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Performance Optimization

Compared to raw Three.js, Troika automatically performs several optimizations to reduce the CPU time spent on each render frame. Here are the most impactful:

Unnecessary renders

The typical setup for Three.js rendering involves an animation loop that recursively calls requestAnimationFrame and re-renders the entire scene on every frame, regardless of whether anything in the scene has actually changed. This causes unnecessarily high CPU/GPU usage and battery drain for scenes that are largely static.

Troika controls when the Three.js scene is re-rendered, only doing so when:

Matrix calculations

By default, Three.js takes a brute-force approach to calculating the world matrices of objects: on every frame it traverses the entire scene graph and for each Object3D it both composes a local transform matrix and multiplies it with the parent to get its worldMatrix. This can quickly add up to be the primary CPU user in large scenes, even if no objects are moving.

The Object3D.matrixAutoUpdate and Scene.autoUpdate flags do allow you to limit the brute-force matrix calculations, but then performing those updates manually (a tedious and error-prone process) becomes the author's responsibility.

Troika gives you the best of both worlds by automatically setting scene.autoUpdate=false and threeObject.matrixAutoUpdate=false for every object it manages, and then taking care of recalculating the local and/or world matrices only when necessary. More specifically:

  • The local matrix is only recomposed when one of the properties that may affect it (x/y/z/rotateX|Y|Z/scaleX|Y|Z) changes.
  • The worldMatrix is only remultiplied when the local matrix or the worldMatrix of its parent have changed.

This results in the time taken by matrix calculations dropping to nearly zero when objects are not moving, even for very large scenes.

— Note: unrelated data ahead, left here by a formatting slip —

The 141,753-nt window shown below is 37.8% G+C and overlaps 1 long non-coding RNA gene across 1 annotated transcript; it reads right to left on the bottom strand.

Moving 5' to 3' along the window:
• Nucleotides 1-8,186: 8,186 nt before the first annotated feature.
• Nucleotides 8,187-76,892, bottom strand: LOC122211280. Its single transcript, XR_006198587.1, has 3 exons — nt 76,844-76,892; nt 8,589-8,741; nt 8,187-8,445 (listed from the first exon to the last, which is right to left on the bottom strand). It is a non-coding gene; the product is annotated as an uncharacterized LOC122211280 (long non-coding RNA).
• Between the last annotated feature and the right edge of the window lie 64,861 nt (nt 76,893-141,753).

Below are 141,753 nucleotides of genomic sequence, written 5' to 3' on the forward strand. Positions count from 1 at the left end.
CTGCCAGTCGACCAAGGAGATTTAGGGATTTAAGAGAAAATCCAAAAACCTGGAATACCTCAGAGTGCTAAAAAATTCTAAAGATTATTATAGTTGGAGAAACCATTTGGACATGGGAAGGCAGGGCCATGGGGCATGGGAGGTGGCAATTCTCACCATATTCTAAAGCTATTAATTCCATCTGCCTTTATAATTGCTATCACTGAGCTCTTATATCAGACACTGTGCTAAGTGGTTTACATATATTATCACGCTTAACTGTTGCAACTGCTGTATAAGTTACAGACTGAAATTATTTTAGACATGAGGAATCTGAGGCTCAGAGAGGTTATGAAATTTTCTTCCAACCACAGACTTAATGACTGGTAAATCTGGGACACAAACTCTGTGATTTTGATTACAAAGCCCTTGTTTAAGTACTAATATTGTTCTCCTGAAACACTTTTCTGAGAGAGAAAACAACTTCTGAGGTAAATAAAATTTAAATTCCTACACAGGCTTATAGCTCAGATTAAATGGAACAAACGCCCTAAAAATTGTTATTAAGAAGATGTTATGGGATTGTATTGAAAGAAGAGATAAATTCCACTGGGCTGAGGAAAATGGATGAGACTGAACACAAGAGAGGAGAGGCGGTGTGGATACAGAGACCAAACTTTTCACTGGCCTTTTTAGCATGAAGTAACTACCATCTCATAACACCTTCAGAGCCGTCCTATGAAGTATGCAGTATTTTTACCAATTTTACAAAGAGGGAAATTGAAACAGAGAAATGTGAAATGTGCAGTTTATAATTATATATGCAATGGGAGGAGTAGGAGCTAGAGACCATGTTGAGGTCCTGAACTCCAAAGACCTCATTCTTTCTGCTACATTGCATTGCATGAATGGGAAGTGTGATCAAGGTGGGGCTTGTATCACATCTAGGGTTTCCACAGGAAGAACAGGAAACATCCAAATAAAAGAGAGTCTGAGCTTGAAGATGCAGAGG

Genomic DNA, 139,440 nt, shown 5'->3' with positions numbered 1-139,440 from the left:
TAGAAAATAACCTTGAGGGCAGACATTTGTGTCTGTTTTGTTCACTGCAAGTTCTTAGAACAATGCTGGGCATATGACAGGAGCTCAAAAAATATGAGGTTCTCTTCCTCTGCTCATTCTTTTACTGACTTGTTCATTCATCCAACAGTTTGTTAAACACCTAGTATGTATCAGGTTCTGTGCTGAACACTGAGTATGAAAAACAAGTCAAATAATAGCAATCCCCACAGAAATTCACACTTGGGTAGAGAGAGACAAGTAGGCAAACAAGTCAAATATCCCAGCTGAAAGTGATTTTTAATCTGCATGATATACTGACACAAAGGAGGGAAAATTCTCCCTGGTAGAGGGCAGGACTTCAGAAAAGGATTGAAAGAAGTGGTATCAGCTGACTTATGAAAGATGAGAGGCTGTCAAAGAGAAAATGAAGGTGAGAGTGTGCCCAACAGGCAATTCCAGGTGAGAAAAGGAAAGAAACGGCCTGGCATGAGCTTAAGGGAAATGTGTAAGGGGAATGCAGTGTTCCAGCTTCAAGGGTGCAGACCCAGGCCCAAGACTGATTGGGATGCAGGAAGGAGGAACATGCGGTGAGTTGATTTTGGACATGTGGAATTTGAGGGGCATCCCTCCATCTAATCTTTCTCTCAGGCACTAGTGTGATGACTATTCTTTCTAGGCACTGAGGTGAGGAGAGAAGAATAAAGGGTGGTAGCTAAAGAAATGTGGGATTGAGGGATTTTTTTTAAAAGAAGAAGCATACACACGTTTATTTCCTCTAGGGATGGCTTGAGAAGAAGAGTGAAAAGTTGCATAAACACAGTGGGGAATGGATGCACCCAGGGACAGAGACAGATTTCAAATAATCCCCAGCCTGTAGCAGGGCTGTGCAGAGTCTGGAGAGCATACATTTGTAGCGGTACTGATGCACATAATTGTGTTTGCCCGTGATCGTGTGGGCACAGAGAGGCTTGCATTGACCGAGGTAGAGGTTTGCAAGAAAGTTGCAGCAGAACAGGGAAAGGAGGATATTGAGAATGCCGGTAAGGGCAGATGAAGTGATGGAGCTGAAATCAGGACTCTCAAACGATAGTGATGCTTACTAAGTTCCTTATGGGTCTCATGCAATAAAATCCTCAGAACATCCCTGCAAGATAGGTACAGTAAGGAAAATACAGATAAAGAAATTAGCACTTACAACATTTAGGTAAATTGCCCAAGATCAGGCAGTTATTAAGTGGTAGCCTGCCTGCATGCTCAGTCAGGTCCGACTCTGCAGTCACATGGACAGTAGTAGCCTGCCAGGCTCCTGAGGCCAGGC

NOTE: This is perhaps the single most valuable optimization Troika performs. Not only does it nearly remove the per-frame matrix update cost, but knowing exactly when any object's matrix is changed opens up the possibility for other optimizations like maintaining a raycasting octree and more flexible GPU instancing abstractions.

It is our goal to attempt extracting this matrix management capability from Troika's framework code, allowing it to be used in any Three.js scene, even if managed by another framework.


The standard method for picking 3D objects with a pointer (mouse/touch/etc.) is to determine a ray for that pointer and then search the scene's objects for those that intersect that ray, also known as "raycasting." Three.js provides a Raycaster class for that purpose; however the usual approach is to iterate through all the objects in the scene and calculate the ray intersection for each. For scenes with many objects this can quickly add up and produce frame drops while raycasting.

Troika optimizes this process by maintaining an internal Octree of the bounding spheres for every object in the scene, and then using that as a fast pre-filter to skip ray intersection calculations for objects that have no possibility of matching.

TODO: note about how to specify bounding sphere for use in the octree when using custom shaders that manipulate the vertices

Scene graph traversal

On every render frame Three.js traverses the entire scene graph, deciding what to do with each type of object in the tree, if anything. This means it does several type checks for every object, even those that have no visible representation in the scene, such as empty Groups or the invisible objects used for tracking HTML Overlay positions.

To help with this, Troika performs the following optimizations for those objects it manages which it knows have no visible rendering:

  • It sets threeObject.layers.mask = 0, which makes the renderer skip its per-frame type checks.
  • If the object has no children, it is not added to the Three.js scene graph at all.

Authors may also set the custom property threeObject.isRenderable = false to gain these same optimizations for their own invisible objects. The proeprty must be set prior to passing the object to the Object3DFacade's constructor.

Batch object removal

Removing large numbers of scene objects from their parents can be slow in Three.js due to how it splices the parent's children array for each object removed. Troika batches the removal of many children into a single operation to speed this up.

Last update: 2022-03-06